I recently had an interesting discussion with a friend about how to “measure the value of a product management team”, and it really got me thinking - what are the metrics that we can stand in front of and unambiguously say represent “success” for a product management team? It seems obvious; good product teams are successful if their products are successful. But some people might wonder if the products would have been equally successful had the “product management” just been done by the Sales team and the CEO. Are they wrong? How can we tell?
As usual, I asked Twitter and got a variety of responses back, ranging from “Why the hell would you even measure this?” to very specific metrics that are probably more measures of development team efficiency. Personally, I don’t have an answer but I am super curious and will be doing more research! I’d be interested to hear your takes too.
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New Podcast Episode: Embracing Change to Innovate in Product Management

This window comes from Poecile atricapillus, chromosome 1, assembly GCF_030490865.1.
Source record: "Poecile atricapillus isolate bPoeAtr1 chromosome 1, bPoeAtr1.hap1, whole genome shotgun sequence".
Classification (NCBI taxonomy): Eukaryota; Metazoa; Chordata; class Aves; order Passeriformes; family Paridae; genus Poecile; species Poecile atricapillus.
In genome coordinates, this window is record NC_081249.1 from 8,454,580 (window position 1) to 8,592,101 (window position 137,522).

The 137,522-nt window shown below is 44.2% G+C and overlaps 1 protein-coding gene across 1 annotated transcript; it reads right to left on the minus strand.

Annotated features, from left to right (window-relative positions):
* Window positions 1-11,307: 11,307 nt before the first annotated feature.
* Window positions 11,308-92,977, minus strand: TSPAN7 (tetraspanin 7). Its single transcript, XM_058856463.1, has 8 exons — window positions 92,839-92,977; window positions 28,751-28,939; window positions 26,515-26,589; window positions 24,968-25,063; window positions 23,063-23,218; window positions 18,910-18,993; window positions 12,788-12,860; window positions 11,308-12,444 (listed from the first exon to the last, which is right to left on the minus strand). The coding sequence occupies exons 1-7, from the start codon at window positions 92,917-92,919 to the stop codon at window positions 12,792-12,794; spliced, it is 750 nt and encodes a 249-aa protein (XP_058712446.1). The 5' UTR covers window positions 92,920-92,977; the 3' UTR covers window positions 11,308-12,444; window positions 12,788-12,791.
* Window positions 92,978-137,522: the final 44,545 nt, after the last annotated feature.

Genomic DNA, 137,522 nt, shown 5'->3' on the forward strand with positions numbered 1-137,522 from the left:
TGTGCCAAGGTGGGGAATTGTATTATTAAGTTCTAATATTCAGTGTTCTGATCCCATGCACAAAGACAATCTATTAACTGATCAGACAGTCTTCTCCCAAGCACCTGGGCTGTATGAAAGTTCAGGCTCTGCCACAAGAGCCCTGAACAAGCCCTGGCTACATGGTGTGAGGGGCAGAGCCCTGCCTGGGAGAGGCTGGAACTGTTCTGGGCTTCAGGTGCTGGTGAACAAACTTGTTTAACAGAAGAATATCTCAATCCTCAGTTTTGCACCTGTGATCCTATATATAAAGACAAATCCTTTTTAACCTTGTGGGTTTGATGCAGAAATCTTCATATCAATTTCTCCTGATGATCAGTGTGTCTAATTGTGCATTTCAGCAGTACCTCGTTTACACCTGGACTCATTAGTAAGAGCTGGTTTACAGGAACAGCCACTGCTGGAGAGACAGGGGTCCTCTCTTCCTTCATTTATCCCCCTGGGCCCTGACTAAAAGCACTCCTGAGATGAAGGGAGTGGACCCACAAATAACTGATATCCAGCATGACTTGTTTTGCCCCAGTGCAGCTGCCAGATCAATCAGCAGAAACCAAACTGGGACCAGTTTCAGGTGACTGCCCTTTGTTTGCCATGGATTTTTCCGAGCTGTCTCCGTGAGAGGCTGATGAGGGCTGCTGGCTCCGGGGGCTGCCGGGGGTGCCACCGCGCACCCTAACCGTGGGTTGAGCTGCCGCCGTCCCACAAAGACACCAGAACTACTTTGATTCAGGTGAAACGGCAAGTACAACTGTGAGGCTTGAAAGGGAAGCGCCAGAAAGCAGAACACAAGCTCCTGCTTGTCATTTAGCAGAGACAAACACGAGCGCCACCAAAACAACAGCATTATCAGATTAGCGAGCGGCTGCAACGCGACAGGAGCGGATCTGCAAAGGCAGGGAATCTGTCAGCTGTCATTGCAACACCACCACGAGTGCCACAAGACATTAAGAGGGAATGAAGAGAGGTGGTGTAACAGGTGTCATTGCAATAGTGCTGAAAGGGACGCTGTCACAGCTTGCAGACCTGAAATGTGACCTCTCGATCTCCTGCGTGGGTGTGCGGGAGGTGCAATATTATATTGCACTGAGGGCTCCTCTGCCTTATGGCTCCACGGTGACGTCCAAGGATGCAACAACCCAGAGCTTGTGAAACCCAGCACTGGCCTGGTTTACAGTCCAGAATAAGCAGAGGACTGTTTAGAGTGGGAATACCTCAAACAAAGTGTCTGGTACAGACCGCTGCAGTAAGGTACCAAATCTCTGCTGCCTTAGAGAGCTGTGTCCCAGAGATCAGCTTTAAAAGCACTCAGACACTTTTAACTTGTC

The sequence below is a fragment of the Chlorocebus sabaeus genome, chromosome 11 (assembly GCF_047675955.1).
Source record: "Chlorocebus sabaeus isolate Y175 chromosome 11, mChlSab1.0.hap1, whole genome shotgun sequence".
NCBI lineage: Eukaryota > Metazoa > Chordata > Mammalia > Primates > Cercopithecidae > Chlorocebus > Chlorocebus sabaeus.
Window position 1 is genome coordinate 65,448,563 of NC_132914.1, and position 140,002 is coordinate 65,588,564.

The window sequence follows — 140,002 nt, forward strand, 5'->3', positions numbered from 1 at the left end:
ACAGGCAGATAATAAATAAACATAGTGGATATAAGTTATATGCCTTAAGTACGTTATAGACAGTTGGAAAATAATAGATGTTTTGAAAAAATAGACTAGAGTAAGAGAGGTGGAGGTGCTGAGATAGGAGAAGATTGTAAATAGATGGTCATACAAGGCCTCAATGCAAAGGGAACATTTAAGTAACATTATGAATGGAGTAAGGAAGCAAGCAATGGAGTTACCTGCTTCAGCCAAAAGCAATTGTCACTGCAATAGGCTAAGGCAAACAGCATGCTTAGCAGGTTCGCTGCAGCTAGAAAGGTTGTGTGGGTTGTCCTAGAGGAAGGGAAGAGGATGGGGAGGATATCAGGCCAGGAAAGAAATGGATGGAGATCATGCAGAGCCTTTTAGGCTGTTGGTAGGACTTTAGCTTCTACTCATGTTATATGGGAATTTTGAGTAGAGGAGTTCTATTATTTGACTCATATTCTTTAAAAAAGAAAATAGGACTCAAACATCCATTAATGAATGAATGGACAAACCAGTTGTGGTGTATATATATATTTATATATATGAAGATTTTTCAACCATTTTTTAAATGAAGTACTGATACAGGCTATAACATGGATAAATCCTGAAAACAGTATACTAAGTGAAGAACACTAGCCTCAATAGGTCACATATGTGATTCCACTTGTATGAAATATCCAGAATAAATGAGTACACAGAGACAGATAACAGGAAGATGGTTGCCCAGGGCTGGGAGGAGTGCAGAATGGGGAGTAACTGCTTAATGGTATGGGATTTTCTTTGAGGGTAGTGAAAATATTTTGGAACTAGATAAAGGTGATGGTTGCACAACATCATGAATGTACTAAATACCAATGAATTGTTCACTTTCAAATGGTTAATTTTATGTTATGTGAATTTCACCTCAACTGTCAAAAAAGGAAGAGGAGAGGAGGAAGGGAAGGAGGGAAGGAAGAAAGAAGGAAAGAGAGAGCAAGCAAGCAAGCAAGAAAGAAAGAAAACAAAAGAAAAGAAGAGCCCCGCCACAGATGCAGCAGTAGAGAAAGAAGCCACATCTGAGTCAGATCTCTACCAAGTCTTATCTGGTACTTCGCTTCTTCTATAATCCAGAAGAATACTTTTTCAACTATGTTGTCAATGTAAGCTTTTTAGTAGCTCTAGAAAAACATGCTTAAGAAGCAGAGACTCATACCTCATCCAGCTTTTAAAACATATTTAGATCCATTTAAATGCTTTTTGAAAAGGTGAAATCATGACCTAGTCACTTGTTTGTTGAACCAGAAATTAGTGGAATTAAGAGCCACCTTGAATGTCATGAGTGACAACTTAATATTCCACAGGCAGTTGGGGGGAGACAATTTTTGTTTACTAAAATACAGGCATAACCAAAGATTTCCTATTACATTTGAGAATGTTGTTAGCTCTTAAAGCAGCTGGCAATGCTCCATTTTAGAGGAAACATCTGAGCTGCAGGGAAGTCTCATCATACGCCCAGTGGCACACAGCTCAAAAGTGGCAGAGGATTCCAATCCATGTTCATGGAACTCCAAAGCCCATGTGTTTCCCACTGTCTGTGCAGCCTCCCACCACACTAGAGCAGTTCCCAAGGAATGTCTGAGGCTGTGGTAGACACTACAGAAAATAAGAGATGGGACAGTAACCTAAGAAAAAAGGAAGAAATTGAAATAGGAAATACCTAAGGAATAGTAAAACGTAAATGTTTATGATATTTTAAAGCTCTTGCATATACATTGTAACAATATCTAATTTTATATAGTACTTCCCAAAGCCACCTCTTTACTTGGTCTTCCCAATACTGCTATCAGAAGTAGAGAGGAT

I recently had the pleasure of a sit-down with Greg Coticchia. Greg’s the CEO at Sopheon, an innovation management platform, and he’s passionate about helping companies throughout their innovation lifecycle. He’s also been in the product management game since the 80s, so we reflected on what has changed, what has stayed the same and some of the barriers to innovation in established companies.
Check out the episode on your favourite podcast app, or get it right here.
Innovation is about more than just shiny new tech
It's easy to get excited about new tech, but we should get equally excited about repositioning existing products or building new business models to serve novel segments. Everything should always be focused on the users!
Why You Should NEVER Divide by Effort When Prioritising
I was recently chatting to a product leader about the perennial topic of product prioritisation. Prioritisation is, of course, one of the key parts of a product manager’s job. It’s also one of the hardest, so it’s no surprise that there have been various attempts to provide frameworks to make it easier to manage, more explainable and more data-driven. I even made my own, the NEVER framework, which I believe is the de facto standard in sales-led B2B organisations (please don’t use this framework).